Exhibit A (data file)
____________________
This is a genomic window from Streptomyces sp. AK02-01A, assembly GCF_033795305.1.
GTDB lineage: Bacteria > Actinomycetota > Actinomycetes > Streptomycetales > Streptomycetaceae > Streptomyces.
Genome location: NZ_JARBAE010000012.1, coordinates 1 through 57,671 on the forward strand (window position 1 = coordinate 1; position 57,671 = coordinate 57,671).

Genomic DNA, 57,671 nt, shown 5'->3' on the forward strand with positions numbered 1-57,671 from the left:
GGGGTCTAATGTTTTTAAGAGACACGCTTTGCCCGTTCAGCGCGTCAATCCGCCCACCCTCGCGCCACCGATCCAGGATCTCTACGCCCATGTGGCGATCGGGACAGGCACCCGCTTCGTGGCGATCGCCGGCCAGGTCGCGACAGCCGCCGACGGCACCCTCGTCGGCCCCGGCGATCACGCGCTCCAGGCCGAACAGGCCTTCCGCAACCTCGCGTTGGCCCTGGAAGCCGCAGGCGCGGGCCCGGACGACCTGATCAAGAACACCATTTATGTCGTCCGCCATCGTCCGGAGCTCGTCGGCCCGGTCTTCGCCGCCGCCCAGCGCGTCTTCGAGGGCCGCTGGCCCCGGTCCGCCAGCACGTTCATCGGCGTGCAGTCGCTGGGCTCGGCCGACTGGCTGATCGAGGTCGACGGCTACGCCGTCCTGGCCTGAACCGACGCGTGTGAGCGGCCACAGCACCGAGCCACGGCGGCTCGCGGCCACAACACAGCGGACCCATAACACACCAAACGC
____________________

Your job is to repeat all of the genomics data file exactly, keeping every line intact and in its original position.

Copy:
This is a genomic window from Streptomyces sp. AK02-01A, assembly GCF_033795305.1.
GTDB lineage: Bacteria > Actinomycetota > Actinomycetes > Streptomycetales > Streptomycetaceae > Streptomyces.
Genome location: NZ_JARBAE010000012.1, coordinates 1 through 57,671 on the forward strand (window position 1 = coordinate 1; position 57,671 = coordinate 57,671).

Genomic DNA, 57,671 nt, shown 5'->3' on the forward strand with positions numbered 1-57,671 from the left:
GGGGTCTAATGTTTTTAAGAGACACGCTTTGCCCGTTCAGCGCGTCAATCCGCCCACCCTCGCGCCACCGATCCAGGATCTCTACGCCCATGTGGCGATCGGGACAGGCACCCGCTTCGTGGCGATCGCCGGCCAGGTCGCGACAGCCGCCGACGGCACCCTCGTCGGCCCCGGCGATCACGCGCTCCAGGCCGAACAGGCCTTCCGCAACCTCGCGTTGGCCCTGGAAGCCGCAGGCGCGGGCCCGGACGACCTGATCAAGAACACCATTTATGTCGTCCGCCATCGTCCGGAGCTCGTCGGCCCGGTCTTCGCCGCCGCCCAGCGCGTCTTCGAGGGCCGCTGGCCCCGGTCCGCCAGCACGTTCATCGGCGTGCAGTCGCTGGGCTCGGCCGACTGGCTGATCGAGGTCGACGGCTACGCCGTCCTGGCCTGAACCGACGCGTGTGAGCGGCCACAGCACCGAGCCACGGCGGCTCGCGGCCACAACACAGCGGACCCATAACACACCAAACGC